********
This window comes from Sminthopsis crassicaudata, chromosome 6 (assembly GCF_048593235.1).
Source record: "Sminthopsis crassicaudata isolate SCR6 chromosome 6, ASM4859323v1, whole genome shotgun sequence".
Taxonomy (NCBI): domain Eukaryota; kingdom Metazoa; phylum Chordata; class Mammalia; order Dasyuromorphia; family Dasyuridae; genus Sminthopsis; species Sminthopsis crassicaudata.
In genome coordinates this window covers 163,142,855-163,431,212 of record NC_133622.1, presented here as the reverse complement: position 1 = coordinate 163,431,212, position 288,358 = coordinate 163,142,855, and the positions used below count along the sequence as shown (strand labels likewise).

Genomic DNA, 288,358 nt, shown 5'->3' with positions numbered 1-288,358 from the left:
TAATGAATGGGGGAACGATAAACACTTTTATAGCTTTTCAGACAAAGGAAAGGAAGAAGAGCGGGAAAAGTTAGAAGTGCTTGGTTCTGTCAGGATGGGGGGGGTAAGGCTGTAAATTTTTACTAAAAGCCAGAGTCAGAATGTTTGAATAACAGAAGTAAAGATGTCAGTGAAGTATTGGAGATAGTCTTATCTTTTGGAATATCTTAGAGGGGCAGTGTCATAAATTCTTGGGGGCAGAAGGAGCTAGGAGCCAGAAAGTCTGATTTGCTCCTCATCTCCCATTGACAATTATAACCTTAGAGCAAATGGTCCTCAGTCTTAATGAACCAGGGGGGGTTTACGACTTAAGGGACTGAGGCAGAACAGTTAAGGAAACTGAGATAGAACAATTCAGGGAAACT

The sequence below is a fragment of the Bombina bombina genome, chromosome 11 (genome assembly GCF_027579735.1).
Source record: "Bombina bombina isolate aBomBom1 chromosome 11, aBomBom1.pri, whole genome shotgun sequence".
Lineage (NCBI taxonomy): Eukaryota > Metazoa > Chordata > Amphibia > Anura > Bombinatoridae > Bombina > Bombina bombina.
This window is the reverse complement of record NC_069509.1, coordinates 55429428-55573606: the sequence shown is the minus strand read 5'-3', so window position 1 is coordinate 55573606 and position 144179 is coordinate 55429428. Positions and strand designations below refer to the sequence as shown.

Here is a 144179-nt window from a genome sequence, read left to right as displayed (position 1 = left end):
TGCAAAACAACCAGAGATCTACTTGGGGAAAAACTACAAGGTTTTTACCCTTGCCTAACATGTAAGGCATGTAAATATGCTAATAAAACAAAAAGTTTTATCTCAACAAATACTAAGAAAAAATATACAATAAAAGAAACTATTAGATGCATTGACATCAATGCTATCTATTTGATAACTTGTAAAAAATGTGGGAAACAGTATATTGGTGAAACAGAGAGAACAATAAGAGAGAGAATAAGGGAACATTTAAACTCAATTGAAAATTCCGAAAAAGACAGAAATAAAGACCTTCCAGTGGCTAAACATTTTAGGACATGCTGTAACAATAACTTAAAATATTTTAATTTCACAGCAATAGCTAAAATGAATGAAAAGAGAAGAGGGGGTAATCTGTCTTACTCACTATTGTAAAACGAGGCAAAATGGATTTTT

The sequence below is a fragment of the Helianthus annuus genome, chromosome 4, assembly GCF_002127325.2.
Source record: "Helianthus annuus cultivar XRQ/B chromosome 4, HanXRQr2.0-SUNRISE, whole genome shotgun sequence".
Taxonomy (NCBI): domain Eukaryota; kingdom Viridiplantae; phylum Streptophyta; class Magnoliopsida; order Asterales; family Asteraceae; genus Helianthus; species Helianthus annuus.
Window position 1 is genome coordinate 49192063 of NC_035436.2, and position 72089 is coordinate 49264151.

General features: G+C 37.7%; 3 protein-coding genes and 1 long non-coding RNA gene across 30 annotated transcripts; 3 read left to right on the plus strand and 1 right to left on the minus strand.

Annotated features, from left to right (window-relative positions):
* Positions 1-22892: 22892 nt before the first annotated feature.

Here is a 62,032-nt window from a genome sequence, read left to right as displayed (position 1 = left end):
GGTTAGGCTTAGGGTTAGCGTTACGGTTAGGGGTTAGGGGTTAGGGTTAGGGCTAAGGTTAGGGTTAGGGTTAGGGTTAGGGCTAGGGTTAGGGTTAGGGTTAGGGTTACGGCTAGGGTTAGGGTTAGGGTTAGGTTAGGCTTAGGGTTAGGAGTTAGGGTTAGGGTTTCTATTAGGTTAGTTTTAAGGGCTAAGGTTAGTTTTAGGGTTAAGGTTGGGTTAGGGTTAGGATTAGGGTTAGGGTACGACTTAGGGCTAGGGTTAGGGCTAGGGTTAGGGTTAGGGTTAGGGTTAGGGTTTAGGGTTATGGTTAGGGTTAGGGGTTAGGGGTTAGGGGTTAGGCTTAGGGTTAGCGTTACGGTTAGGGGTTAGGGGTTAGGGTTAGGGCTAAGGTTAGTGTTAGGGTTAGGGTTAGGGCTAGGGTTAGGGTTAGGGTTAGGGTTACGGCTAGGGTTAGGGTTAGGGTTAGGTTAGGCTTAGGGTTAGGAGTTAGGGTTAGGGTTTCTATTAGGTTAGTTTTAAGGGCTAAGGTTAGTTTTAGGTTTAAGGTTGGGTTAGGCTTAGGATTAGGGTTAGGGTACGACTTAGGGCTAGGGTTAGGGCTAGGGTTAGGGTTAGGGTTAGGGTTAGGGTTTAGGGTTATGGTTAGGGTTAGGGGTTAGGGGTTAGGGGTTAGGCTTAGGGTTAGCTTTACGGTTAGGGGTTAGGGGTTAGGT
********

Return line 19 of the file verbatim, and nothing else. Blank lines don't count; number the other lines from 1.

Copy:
* Positions 1-22892: 22892 nt before the first annotated feature.